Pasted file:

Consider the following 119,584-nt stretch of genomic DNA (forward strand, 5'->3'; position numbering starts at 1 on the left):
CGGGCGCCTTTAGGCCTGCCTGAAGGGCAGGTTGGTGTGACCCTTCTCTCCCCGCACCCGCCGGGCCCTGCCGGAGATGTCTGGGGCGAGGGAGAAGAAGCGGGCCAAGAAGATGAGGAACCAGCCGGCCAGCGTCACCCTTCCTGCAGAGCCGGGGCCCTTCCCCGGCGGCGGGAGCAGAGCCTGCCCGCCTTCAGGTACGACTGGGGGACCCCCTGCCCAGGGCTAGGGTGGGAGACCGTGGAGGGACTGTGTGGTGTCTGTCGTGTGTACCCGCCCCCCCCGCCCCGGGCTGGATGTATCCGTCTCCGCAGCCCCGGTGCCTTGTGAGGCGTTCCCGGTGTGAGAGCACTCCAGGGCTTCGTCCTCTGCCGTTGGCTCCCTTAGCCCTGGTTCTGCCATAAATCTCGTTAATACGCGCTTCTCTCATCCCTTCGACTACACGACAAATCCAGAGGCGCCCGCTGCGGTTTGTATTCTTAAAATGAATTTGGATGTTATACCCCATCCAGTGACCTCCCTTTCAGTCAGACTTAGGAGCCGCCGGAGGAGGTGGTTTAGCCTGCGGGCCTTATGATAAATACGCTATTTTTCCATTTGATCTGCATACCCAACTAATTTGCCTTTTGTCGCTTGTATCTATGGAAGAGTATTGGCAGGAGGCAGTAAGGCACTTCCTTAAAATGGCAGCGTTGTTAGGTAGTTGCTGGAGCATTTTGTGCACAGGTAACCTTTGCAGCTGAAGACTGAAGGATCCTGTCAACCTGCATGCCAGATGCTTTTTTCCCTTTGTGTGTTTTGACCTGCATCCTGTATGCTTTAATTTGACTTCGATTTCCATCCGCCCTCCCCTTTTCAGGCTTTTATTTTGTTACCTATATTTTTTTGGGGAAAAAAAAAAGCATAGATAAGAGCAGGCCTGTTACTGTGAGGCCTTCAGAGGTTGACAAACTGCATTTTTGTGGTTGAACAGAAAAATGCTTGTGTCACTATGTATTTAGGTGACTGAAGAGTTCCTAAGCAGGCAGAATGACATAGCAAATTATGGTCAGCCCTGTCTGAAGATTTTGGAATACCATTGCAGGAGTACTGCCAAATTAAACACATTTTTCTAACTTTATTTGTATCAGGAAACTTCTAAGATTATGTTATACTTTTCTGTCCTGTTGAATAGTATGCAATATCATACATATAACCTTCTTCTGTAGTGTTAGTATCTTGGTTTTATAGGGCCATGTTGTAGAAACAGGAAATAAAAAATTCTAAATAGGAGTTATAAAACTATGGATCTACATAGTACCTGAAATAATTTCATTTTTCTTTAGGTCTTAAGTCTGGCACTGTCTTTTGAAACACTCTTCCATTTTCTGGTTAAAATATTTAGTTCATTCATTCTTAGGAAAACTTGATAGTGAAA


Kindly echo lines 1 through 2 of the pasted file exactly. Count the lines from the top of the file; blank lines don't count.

Consider the following 119,584-nt stretch of genomic DNA (forward strand, 5'->3'; position numbering starts at 1 on the left):
CGGGCGCCTTTAGGCCTGCCTGAAGGGCAGGTTGGTGTGACCCTTCTCTCCCCGCACCCGCCGGGCCCTGCCGGAGATGTCTGGGGCGAGGGAGAAGAAGCGGGCCAAGAAGATGAGGAACCAGCCGGCCAGCGTCACCCTTCCTGCAGAGCCGGGGCCCTTCCCCGGCGGCGGGAGCAGAGCCTGCCCGCCTTCAGGTACGACTGGGGGACCCCCTGCCCAGGGCTAGGGTGGGAGACCGTGGAGGGACTGTGTGGTGTCTGTCGTGTGTACCCGCCCCCCCCGCCCCGGGCTGGATGTATCCGTCTCCGCAGCCCCGGTGCCTTGTGAGGCGTTCCCGGTGTGAGAGCACTCCAGGGCTTCGTCCTCTGCCGTTGGCTCCCTTAGCCCTGGTTCTGCCATAAATCTCGTTAATACGCGCTTCTCTCATCCCTTCGACTACACGACAAATCCAGAGGCGCCCGCTGCGGTTTGTATTCTTAAAATGAATTTGGATGTTATACCCCATCCAGTGACCTCCCTTTCAGTCAGACTTAGGAGCCGCCGGAGGAGGTGGTTTAGCCTGCGGGCCTTATGATAAATACGCTATTTTTCCATTTGATCTGCATACCCAACTAATTTGCCTTTTGTCGCTTGTATCTATGGAAGAGTATTGGCAGGAGGCAGTAAGGCACTTCCTTAAAATGGCAGCGTTGTTAGGTAGTTGCTGGAGCATTTTGTGCACAGGTAACCTTTGCAGCTGAAGACTGAAGGATCCTGTCAACCTGCATGCCAGATGCTTTTTTCCCTTTGTGTGTTTTGACCTGCATCCTGTATGCTTTAATTTGACTTCGATTTCCATCCGCCCTCCCCTTTTCAGGCTTTTATTTTGTTACCTATATTTTTTTGGGGAAAAAAAAAAGCATAGATAAGAGCAGGCCTGTTACTGTGAGGCCTTCAGAGGTTGACAAACTGCATTTTTGTGGTTGAACAGAAAAATGCTTGTGTCACTATGTATTTAGGTGACTGAAGAGTTCCTAAGCAGGCAGAATGACATAGCAAATTATGGTCAGCCCTGTCTGAAGATTTTGGAATACCATTGCAGGAGTACTGCCAAATTAAACACATTTTTCTAACTTTATTTGTATCAGGAAACTTCTAAGATTATGTTATACTTTTCTGTCCTGTTGAATAGTATGCAATATCATACATATAACCTTCTTCTGTAGTGTTAGTATCTTGGTTTTATAGGGCCATGTTGTAGAAACAGGAAATAAAAAATTCTAAATAGGAGTTATAAAACTATGGATCTACATAGTACCTGAAATAATTTCATTTTTCTTTAGGTCTTAAGTCTGGCACTGTCTTTTGAAACACTCTTCCATTTTCTGGTTAAAATATTTAGTTCATTCATTCTTAGGAAAACTTGATAGTGAAA